Thank you, Chairman Foster and Chairwoman Fletcher for holding today’s joint subcommittee hearing. I’m looking forward to hearing from our witnesses about DOE’s management of its clean energy research, development, demonstration and commercialization activities.

The Department’s Office of Energy Efficiency and Renewable Energy aims to make advanced clean energy technologies and services more available and reliable while lowering costs to both users and society as a whole.

EERE is tasked as the lead federal agency for clean energy research and development, with programs in transportation, renewable energy, and energy efficiency. And on the Energy Subcommittee, we’ve held many hearings on its work this Congress.

So by now, we all know that after substantial growth during the Obama Administration, EERE is by far DOE’s largest applied research program. 

With its fiscal year 2020 appropriated levels approaching $3 billion in annual funding, EERE is bigger today than all of the R&D funding provided for fossil energy, nuclear energy, electricity, and cybersecurity combined.

Our national debt is at $23 trillion and rising. So any major federal investment like what we are seeing at EERE deserves the Department’s justification and our full attention each year. With so many of the taxpayer’s dollars at stake, a blank check tied to poorly defined priorities is just as wasteful as spending money on a failed project. Careful management of EERE’s abundant resources should be a priority of the Department and of this committee.

That’s why I want to be clear – I’m supportive of Congressional oversight of DOE’s R&D activities. It is our job to make inquiries into the effective management of these programs – especially the highly funded ones.

But I’d like to take this moment to echo Ranking Member Norman’s comments on today’s oversight discussion. I believe today’s inquiry misses the forest for the trees.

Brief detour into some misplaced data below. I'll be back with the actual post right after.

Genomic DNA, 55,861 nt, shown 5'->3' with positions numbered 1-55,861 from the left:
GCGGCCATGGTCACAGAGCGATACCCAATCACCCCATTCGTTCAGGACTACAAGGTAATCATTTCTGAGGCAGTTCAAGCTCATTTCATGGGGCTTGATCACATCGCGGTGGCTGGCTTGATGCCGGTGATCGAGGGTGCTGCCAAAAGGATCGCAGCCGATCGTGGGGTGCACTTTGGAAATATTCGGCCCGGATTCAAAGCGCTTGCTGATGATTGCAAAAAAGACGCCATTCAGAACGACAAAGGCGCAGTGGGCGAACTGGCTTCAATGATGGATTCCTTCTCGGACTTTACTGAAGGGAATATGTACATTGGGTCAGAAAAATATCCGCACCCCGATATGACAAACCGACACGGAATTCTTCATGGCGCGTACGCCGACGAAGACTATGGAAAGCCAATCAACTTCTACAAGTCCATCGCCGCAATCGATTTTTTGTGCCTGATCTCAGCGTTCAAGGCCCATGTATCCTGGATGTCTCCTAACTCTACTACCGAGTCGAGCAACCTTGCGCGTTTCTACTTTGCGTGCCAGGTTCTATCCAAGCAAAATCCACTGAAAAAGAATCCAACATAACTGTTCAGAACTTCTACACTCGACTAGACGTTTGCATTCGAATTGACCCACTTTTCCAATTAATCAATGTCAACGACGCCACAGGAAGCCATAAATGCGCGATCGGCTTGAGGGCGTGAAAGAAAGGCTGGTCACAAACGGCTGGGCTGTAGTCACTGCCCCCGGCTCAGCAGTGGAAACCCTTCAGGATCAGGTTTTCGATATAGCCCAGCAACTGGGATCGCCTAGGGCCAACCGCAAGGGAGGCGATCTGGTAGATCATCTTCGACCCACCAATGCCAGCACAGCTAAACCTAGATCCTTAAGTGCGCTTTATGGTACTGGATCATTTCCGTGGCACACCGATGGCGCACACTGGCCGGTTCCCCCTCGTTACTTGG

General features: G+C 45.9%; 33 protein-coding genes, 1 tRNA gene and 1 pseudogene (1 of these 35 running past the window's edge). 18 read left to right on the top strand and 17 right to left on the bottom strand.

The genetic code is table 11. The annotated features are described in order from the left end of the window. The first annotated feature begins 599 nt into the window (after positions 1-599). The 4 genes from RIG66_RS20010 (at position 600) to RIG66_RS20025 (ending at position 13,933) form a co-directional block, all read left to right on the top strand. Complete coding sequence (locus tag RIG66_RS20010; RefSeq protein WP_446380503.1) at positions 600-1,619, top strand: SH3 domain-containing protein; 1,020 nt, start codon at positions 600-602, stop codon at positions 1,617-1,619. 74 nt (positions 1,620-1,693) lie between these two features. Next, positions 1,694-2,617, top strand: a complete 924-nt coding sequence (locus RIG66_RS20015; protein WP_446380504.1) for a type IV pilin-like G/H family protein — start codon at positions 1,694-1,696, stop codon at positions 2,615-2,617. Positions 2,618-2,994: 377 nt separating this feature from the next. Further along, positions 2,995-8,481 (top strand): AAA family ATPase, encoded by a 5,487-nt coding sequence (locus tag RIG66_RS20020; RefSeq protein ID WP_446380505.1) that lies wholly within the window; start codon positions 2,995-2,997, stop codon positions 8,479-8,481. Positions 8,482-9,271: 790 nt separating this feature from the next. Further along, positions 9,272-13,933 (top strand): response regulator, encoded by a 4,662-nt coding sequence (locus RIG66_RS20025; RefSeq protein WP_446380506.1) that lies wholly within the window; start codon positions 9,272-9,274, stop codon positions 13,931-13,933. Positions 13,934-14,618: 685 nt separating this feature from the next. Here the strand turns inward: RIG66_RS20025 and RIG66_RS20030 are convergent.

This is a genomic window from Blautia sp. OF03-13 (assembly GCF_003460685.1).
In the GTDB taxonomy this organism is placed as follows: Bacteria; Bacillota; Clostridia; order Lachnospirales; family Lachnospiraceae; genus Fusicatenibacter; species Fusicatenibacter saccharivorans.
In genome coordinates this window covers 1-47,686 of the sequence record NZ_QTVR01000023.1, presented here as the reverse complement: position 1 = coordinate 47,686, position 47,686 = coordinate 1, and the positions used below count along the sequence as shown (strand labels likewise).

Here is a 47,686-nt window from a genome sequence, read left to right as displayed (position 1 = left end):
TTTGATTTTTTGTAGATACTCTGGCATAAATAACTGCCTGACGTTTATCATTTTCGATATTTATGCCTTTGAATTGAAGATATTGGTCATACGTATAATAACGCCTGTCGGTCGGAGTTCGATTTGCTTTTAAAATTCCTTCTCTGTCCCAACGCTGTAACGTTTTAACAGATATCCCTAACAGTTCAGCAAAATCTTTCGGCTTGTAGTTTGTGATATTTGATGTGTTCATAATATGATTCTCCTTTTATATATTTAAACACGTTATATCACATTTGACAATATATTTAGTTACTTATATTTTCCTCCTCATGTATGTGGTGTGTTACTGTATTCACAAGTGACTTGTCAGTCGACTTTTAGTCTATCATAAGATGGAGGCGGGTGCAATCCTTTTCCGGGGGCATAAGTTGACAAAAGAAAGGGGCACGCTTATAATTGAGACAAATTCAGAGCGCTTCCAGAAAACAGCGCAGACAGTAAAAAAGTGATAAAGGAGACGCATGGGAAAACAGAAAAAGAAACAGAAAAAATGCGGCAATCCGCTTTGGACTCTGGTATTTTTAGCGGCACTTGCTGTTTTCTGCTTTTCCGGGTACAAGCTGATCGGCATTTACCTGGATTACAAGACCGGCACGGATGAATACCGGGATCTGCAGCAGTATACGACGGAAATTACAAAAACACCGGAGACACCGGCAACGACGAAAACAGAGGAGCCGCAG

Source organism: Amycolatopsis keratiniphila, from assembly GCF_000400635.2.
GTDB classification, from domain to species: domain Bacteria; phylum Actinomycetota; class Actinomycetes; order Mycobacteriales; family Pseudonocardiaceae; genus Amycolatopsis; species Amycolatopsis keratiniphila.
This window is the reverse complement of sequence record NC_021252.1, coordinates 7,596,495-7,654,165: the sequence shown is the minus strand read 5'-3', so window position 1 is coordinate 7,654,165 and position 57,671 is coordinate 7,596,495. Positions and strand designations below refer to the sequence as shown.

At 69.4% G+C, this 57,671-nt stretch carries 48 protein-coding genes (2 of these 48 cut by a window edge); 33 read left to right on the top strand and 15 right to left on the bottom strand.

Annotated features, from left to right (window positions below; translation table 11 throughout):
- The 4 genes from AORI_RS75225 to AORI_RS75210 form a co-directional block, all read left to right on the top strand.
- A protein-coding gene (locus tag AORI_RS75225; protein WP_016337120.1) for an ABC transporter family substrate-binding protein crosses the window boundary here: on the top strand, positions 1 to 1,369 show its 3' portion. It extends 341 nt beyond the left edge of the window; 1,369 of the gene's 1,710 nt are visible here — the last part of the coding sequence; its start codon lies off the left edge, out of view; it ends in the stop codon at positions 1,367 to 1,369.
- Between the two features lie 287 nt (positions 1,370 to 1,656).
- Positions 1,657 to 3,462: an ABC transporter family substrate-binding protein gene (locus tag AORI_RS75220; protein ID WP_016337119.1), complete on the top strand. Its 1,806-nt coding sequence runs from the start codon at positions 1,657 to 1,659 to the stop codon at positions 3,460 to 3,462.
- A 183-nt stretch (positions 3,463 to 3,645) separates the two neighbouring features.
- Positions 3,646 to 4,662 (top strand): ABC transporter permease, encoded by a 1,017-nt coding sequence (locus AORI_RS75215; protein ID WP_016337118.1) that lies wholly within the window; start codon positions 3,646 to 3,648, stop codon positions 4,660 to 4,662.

After reviewing documents provided to this committee, it is clear that DOE has operated appropriately and within its mandate for responsible grant funding review. The Department did not withhold executed grants or cancel any promise, EERE simply did its job.

And a key part of that job is to take the necessary time to faithfully review the benefits of potential grants to the Department and ensure they meet the mission goals set forth by the current Administration.

We simply can’t afford to recklessly spend Federal money. I applaud the Department’s leadership on their attempts to develop fluid and clearly defined funding opportunities that advance energy innovation in line with their strategic plan.

In fact, I would respectfully argue that finding additional opportunities for this kind of goal optimization across the Department would be a better use of this committee’s time and oversight resources.

It is imperative that we in Congress, take a responsible approach to energy research, and ensure that federal investments go towards work that maximizes our investment in next-generation technologies. 

That means we must make the best effort to focus federal programs on innovative technologies that aren’t already commercially deployed and to take the long-term approach to address key national issues of energy reliability, resilience, and security.

I look forward to hearing from Assistant Secretary Daniel Simmons on the programs within EERE that are doing just that. Since his ceremonial swearing-in exactly one year ago tomorrow, Assistant Secretary Simmons has done an excellent job of focusing EERE’s work on the overall mission goals of the Department set by the Secretary of Energy and the Trump Administration.

I hope we can have a productive conversation this morning about how we in Congress can continue to support them in that mission to address America’s energy challenges while supporting our national security and prosperity.

Thank you and I yield back the balance of my time.